Sexual harassment - A symptom of power play

Dr. Eva Bell | 10/11/2017, 11:13 a.m.
Ever since women have entered the workforce in large numbers, the problem of sexual harassment has gained a momentum of ...
African American woman working Bill Branson

Ever since women have entered the workforce in large numbers, the problem of sexual harassment has gained a momentum of its own. Though women may be highly educated, have the requisite qualifications and work shoulder to shoulder with men, almost 60% are subjected to unwelcome sexually determined behavior by the opposite sex. Even women doctors are not exempt, and many are harassed by senior doctors, consultants, interns and male patients. In educational institutions, about 55% of students complain of harassment by teachers or fellow students. One cannot walk on the roads or travel by public transport without being harassed by bullies or eve teasers. Sexual harassment cuts across all socio-economic barriers.

Gender discrimination and role stereotypes are the reason for such behaviour. Some men feel that the biological roles of wife, mother and home maker are violated by women who step out of their homes for employment.

Women too have come out with extreme ideas of playing "super woman." Some aspects of Feminism make men feel distinctly uneasy and paranoid. They try to get even through sexual harassment. After all, they too are victims of stereotyping. Most men think that "good women" don't get sexually harassed. But "bad women" invite trouble by their behaviour and dress.

In the context of this rapidly changing socio-economic scenario, more women are likely to seek employment outside their homes. It is therefore time for society to remember that women are human beings too, and must be allowed the dignity of their rights.

What is sexual harassment?

Every woman is entitled to her own private space. When that space is violated by verbal, non verbal or physical forms of sexually suggestive behaviour, it amounts to harassment. This covers a range of behaviour starting from unwelcome comments about a person's body to sexual abuse and sexual assault. The harasser may be openly sexist in his remarks or present a veneer of respectability, but make sly passes or propositions when the victim is alone.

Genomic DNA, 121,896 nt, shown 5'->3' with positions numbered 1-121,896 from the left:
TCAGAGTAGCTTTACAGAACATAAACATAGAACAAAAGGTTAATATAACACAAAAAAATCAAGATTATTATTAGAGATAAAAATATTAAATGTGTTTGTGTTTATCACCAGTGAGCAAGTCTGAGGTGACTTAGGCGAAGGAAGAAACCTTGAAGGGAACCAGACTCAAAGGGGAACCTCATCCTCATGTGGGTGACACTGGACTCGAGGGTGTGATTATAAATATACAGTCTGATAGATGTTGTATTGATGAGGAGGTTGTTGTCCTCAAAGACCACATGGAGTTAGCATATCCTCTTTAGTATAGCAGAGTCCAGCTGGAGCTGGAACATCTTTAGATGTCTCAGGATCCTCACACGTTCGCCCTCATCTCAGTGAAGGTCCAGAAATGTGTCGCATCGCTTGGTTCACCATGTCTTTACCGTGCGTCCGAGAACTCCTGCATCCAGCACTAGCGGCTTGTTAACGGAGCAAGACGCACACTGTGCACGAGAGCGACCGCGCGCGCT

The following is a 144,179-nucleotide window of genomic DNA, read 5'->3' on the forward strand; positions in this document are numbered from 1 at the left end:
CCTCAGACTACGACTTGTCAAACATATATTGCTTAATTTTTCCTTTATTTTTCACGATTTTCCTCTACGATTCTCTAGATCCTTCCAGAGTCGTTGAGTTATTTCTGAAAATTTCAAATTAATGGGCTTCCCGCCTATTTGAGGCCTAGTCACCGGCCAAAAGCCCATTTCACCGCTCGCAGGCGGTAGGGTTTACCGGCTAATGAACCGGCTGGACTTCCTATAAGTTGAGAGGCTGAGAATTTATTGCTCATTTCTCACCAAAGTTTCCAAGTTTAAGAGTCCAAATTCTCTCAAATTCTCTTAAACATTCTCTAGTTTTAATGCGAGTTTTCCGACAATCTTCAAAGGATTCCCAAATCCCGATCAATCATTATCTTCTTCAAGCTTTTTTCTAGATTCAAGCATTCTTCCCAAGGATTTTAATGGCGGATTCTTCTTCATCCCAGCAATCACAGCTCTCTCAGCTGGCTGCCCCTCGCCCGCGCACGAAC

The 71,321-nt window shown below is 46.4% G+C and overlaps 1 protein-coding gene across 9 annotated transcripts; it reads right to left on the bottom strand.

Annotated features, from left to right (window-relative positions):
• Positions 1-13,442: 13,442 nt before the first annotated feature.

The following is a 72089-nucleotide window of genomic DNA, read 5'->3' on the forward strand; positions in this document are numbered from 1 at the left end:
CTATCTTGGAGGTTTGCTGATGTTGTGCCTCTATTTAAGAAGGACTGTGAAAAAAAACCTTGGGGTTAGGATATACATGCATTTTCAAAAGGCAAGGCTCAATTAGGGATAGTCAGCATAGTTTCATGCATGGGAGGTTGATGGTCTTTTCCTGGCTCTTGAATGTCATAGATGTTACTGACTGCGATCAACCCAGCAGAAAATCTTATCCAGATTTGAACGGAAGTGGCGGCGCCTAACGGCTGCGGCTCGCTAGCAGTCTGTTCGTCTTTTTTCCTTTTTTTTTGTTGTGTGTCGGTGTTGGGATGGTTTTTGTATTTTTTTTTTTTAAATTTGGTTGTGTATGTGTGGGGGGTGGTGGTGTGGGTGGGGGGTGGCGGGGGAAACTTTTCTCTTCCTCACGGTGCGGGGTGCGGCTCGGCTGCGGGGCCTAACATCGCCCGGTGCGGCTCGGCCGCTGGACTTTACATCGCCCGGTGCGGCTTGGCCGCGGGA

Types of harassment.

o Predators get their thrills by humiliating women either by innuendos, crank calls, eve teasing or phone sex. They make sexually coloured remarks or unwanted physical contact by pinching, pawing, kissing or groping.

o The most common type is the quid pro quo harassment in which sexual favours are expected in exchange for jobs, promotions, grades or recommendations. This is gross misuse of power by employers, teachers, politicians or film directors with 'casting couch' requirements.

o Some men establish a mentor-like relationship with the victim by pretending to offer professional or academic counseling. But soon their sexual intentions surface.

o Serial harassers are masters at the game. They strike in private so that there are no witnesses. It is just the victim's word against theirs.

o Some use harassment as an ego boost. Victims are subjected to porn films, nude pictures and suggestive language.

o Harassment can be used as a revenge tactic if a person feels rejected or snubbed. These bullies make physical or verbal advances, use obscene language, crack vulgar jokes and create an unpleasant environment.